FSB calls on chancellor to deliver on low tax pledge


Date: 15 March 2022

Chancellor Rishi Sunak leaves Downing Street

The Federation of Small Businesses has written to chancellor of the exchequer Rishi Sunak ahead of what it calls a "turning point" Spring Statement next week, urging him to provide more support for UK small businesses.

The Federation of Small Businesses (FSB) has submitted a costed Spring Statement calling for a range of measures to support small firms and ease their tax burden. In his letter to Rishi Sunak, FSB national chair Martin McTague has recommended interventions aimed at addressing "foundational issues" in the UK economy against a backdrop of declining business confidence.

He has asked the chancellor to move away from an "eye-wateringly expensive" tax break for big corporates so that he can provide more support for SMEs. FSB research shows that just 4% of the small businesses that make up 99% of the private sector see the super deduction tax break as one of the top three incentives to invest.

Last month, the chancellor promised to create "a new culture of enterprise" in the annual Mais lecture, and stated that he "firmly believe[s] in lower taxes". However, the chancellor is currently set to confirm an £18bn collective annual increase in national insurance contributions (NICs) and dividend taxation at his Spring Statement next week. There is also speculation that the Treasury may scrap the R&D tax credit incentive for small research-intensive businesses in favour of supporting larger companies.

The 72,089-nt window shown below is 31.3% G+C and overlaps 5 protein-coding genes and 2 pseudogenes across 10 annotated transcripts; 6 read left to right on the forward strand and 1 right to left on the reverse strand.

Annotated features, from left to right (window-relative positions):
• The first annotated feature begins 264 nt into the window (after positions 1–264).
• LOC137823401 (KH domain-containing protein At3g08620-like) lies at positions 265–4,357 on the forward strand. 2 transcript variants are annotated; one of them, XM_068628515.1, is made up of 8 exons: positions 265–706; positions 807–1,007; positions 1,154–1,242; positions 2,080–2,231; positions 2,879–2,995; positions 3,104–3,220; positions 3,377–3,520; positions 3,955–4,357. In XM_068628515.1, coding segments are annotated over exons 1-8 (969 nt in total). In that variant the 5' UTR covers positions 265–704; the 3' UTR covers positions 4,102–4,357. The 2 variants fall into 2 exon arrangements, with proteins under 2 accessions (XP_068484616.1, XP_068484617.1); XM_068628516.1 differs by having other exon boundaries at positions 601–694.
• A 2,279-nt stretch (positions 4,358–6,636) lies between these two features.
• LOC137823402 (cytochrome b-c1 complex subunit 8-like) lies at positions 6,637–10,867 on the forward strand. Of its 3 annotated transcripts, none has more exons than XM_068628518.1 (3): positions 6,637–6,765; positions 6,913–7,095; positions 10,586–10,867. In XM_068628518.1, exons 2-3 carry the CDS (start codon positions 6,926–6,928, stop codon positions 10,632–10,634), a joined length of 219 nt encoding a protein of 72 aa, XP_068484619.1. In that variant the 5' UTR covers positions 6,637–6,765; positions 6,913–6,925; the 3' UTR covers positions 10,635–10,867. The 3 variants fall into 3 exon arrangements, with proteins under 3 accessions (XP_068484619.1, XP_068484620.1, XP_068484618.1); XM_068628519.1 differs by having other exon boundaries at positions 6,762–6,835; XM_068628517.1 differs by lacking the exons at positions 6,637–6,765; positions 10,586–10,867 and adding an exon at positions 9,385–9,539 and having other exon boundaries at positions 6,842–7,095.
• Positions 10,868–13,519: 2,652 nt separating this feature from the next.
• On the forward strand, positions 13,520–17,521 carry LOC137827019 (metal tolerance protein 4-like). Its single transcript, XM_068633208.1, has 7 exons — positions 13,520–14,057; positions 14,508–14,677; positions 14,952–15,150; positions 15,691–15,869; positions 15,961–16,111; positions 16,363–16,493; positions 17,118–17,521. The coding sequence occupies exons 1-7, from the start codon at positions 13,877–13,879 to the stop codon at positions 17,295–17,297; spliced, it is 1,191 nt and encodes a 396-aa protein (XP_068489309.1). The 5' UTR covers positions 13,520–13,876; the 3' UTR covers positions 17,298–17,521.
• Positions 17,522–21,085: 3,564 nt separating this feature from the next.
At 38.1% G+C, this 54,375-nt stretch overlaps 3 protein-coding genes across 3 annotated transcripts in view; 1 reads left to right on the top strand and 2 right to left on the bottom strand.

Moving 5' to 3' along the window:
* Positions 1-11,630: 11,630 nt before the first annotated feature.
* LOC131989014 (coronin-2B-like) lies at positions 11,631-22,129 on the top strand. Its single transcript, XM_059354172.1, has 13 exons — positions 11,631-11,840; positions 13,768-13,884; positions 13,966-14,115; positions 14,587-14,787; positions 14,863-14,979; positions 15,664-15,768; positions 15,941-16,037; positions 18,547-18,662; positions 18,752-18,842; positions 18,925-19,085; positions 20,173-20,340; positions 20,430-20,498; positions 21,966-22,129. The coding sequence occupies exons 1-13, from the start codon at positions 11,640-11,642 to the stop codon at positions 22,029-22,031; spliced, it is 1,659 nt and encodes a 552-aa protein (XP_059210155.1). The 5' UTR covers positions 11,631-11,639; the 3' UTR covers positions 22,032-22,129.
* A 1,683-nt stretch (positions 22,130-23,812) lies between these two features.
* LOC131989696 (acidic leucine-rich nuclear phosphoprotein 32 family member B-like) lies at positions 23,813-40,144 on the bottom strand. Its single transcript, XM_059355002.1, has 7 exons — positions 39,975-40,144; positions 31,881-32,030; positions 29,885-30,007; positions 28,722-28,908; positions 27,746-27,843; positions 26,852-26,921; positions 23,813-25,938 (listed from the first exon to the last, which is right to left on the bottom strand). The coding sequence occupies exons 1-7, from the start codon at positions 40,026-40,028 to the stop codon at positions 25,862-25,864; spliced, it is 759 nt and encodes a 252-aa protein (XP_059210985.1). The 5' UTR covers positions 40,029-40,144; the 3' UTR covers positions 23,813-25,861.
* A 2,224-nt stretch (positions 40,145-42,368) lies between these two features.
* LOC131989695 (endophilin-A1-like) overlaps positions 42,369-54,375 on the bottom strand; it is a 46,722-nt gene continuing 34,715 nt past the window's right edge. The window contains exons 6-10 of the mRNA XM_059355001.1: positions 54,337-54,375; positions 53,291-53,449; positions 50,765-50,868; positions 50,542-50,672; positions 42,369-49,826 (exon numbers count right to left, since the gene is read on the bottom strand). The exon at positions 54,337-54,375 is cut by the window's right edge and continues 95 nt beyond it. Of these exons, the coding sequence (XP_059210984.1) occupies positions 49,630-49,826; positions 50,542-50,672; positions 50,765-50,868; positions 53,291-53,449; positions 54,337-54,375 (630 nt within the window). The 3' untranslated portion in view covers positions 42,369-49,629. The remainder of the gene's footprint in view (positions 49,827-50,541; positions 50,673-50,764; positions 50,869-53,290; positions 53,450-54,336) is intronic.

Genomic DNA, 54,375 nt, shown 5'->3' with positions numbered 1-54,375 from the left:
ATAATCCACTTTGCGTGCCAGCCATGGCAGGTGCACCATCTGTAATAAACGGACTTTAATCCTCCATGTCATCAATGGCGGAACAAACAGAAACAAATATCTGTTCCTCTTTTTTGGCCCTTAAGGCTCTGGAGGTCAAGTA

The FSB recommendations include:

  • Increasing the Employment Allowance to £5,000;
  • Increasing the rateable value ceiling for small business rates relief to £25,000, and extending a one-year relief on business rates increases linked to property investments in plant and machinery - potentially taking an extra 200,000 small businesses out of the business rates system;
  • Extending support with energy costs for small businesses;
  • Delivering on pledges to end the UK's poor payment culture by making Audit Committees directly responsible for ensuring best practice within supply chains;
  • Widening eligibility for the Help To Grow Digital and Management initiatives to the 750,000 small firms currently excluded from them;
  • Simplifying the R&D tax credit system to make it more accessible for small businesses without having to use paid intermediaries.

The FSB is also encouraging the government to build on the success of the Refugee Entrepreneurship Pilot Programme. Existing research shows that migrants seeking asylum are considerably more likely to start an enterprise than other groups.

The FSB letter follows publication of the latest ONS Business Insights study, which finds that 5% of business owners "have low or no confidence of surviving the next three months". The latest BEIS statistics show that there are 5.6 million firms across the UK, indicating 280,000 are at imminent risk of collapse. A quarter (25%) of enterprises in the accommodation and food services sector are still not fully trading, according to the ONS; and the majority of firms are concerned about performance over the coming month.

Martin McTague said: "When we look back at this tumultuous period, next week's Spring Statement will, for better or worse, be seen as a turning point. The chancellor has a choice: plough on with damaging tax hikes, or take steps to protect the most fragile and empower small firms to deliver his 'culture of enterprise' vision.

"The time to deliver a low tax, high investment, dynamic economy is now, not later in the political cycle. The chancellor cannot control the wholesale price of gas and oil, but he can control tax policy."

Written by Rachel Miller.

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